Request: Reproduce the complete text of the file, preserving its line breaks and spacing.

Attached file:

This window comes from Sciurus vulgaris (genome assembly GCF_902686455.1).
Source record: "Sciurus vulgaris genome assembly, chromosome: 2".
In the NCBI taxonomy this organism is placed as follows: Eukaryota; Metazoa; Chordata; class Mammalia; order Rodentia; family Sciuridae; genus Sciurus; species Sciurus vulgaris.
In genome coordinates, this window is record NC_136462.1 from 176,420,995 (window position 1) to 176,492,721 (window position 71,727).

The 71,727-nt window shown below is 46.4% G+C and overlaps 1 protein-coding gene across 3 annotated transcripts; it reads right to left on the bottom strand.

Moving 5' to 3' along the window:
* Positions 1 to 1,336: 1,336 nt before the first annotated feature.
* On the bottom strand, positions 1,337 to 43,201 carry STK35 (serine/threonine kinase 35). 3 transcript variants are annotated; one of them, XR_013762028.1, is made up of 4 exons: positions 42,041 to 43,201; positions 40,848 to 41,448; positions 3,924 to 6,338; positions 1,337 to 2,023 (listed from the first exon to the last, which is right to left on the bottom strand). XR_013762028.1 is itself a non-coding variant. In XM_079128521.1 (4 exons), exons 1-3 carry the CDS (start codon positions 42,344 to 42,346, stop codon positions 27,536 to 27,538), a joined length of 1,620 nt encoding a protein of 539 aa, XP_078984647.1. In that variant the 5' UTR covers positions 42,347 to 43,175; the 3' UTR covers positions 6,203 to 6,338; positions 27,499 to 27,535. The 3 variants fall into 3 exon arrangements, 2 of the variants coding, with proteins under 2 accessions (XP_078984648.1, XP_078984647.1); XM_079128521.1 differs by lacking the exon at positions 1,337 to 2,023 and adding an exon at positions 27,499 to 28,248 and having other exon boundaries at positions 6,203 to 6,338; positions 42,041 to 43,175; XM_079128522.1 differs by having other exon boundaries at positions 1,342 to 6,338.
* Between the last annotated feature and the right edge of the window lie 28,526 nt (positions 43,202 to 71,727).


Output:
This window comes from Sciurus vulgaris (genome assembly GCF_902686455.1).
Source record: "Sciurus vulgaris genome assembly, chromosome: 2".
In the NCBI taxonomy this organism is placed as follows: Eukaryota; Metazoa; Chordata; class Mammalia; order Rodentia; family Sciuridae; genus Sciurus; species Sciurus vulgaris.
In genome coordinates, this window is record NC_136462.1 from 176,420,995 (window position 1) to 176,492,721 (window position 71,727).

The 71,727-nt window shown below is 46.4% G+C and overlaps 1 protein-coding gene across 3 annotated transcripts; it reads right to left on the bottom strand.

Moving 5' to 3' along the window:
* Positions 1 to 1,336: 1,336 nt before the first annotated feature.
* On the bottom strand, positions 1,337 to 43,201 carry STK35 (serine/threonine kinase 35). 3 transcript variants are annotated; one of them, XR_013762028.1, is made up of 4 exons: positions 42,041 to 43,201; positions 40,848 to 41,448; positions 3,924 to 6,338; positions 1,337 to 2,023 (listed from the first exon to the last, which is right to left on the bottom strand). XR_013762028.1 is itself a non-coding variant. In XM_079128521.1 (4 exons), exons 1-3 carry the CDS (start codon positions 42,344 to 42,346, stop codon positions 27,536 to 27,538), a joined length of 1,620 nt encoding a protein of 539 aa, XP_078984647.1. In that variant the 5' UTR covers positions 42,347 to 43,175; the 3' UTR covers positions 6,203 to 6,338; positions 27,499 to 27,535. The 3 variants fall into 3 exon arrangements, 2 of the variants coding, with proteins under 2 accessions (XP_078984648.1, XP_078984647.1); XM_079128521.1 differs by lacking the exon at positions 1,337 to 2,023 and adding an exon at positions 27,499 to 28,248 and having other exon boundaries at positions 6,203 to 6,338; positions 42,041 to 43,175; XM_079128522.1 differs by having other exon boundaries at positions 1,342 to 6,338.
* Between the last annotated feature and the right edge of the window lie 28,526 nt (positions 43,202 to 71,727).